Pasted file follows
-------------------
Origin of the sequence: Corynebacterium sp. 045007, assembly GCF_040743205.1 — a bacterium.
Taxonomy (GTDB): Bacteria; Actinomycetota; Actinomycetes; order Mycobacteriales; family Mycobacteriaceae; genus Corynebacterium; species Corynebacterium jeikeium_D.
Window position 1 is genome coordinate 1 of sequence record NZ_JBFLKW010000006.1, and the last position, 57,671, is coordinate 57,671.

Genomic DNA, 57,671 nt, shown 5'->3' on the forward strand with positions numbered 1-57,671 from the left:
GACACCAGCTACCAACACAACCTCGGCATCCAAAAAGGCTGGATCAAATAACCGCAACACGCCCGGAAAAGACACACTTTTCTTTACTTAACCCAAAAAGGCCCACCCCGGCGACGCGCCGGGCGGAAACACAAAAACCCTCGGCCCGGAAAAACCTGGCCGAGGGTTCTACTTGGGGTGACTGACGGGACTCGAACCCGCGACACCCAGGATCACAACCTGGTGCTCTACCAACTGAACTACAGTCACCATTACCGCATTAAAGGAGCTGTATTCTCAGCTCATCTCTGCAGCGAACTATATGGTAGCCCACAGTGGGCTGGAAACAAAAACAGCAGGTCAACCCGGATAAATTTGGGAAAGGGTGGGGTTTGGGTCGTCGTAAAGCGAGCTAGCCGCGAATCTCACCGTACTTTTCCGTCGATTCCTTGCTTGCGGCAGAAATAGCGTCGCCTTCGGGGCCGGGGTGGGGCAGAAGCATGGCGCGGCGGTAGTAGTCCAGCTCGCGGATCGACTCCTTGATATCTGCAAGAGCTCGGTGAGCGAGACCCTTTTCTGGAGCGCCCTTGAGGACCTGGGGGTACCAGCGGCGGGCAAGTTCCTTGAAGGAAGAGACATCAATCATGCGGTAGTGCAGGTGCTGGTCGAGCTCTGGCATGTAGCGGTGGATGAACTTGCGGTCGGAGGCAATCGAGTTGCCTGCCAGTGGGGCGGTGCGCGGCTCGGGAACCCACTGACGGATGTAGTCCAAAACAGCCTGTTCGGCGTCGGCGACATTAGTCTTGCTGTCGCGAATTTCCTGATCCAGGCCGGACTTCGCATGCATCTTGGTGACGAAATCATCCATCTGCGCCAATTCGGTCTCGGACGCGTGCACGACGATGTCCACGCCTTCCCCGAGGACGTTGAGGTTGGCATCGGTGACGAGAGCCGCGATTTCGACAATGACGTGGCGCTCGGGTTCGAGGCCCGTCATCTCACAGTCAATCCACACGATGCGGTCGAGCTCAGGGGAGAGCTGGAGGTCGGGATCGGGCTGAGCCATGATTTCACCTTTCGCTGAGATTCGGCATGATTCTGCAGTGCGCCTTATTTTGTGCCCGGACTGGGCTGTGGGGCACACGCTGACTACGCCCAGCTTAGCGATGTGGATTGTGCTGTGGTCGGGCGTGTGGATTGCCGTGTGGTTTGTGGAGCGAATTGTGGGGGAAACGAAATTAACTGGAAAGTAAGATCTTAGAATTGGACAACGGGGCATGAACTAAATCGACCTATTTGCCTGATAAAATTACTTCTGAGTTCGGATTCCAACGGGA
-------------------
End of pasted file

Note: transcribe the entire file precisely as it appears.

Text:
Origin of the sequence: Corynebacterium sp. 045007, assembly GCF_040743205.1 — a bacterium.
Taxonomy (GTDB): Bacteria; Actinomycetota; Actinomycetes; order Mycobacteriales; family Mycobacteriaceae; genus Corynebacterium; species Corynebacterium jeikeium_D.
Window position 1 is genome coordinate 1 of sequence record NZ_JBFLKW010000006.1, and the last position, 57,671, is coordinate 57,671.

Genomic DNA, 57,671 nt, shown 5'->3' on the forward strand with positions numbered 1-57,671 from the left:
GACACCAGCTACCAACACAACCTCGGCATCCAAAAAGGCTGGATCAAATAACCGCAACACGCCCGGAAAAGACACACTTTTCTTTACTTAACCCAAAAAGGCCCACCCCGGCGACGCGCCGGGCGGAAACACAAAAACCCTCGGCCCGGAAAAACCTGGCCGAGGGTTCTACTTGGGGTGACTGACGGGACTCGAACCCGCGACACCCAGGATCACAACCTGGTGCTCTACCAACTGAACTACAGTCACCATTACCGCATTAAAGGAGCTGTATTCTCAGCTCATCTCTGCAGCGAACTATATGGTAGCCCACAGTGGGCTGGAAACAAAAACAGCAGGTCAACCCGGATAAATTTGGGAAAGGGTGGGGTTTGGGTCGTCGTAAAGCGAGCTAGCCGCGAATCTCACCGTACTTTTCCGTCGATTCCTTGCTTGCGGCAGAAATAGCGTCGCCTTCGGGGCCGGGGTGGGGCAGAAGCATGGCGCGGCGGTAGTAGTCCAGCTCGCGGATCGACTCCTTGATATCTGCAAGAGCTCGGTGAGCGAGACCCTTTTCTGGAGCGCCCTTGAGGACCTGGGGGTACCAGCGGCGGGCAAGTTCCTTGAAGGAAGAGACATCAATCATGCGGTAGTGCAGGTGCTGGTCGAGCTCTGGCATGTAGCGGTGGATGAACTTGCGGTCGGAGGCAATCGAGTTGCCTGCCAGTGGGGCGGTGCGCGGCTCGGGAACCCACTGACGGATGTAGTCCAAAACAGCCTGTTCGGCGTCGGCGACATTAGTCTTGCTGTCGCGAATTTCCTGATCCAGGCCGGACTTCGCATGCATCTTGGTGACGAAATCATCCATCTGCGCCAATTCGGTCTCGGACGCGTGCACGACGATGTCCACGCCTTCCCCGAGGACGTTGAGGTTGGCATCGGTGACGAGAGCCGCGATTTCGACAATGACGTGGCGCTCGGGTTCGAGGCCCGTCATCTCACAGTCAATCCACACGATGCGGTCGAGCTCAGGGGAGAGCTGGAGGTCGGGATCGGGCTGAGCCATGATTTCACCTTTCGCTGAGATTCGGCATGATTCTGCAGTGCGCCTTATTTTGTGCCCGGACTGGGCTGTGGGGCACACGCTGACTACGCCCAGCTTAGCGATGTGGATTGTGCTGTGGTCGGGCGTGTGGATTGCCGTGTGGTTTGTGGAGCGAATTGTGGGGGAAACGAAATTAACTGGAAAGTAAGATCTTAGAATTGGACAACGGGGCATGAACTAAATCGACCTATTTGCCTGATAAAATTACTTCTGAGTTCGGATTCCAACGGGA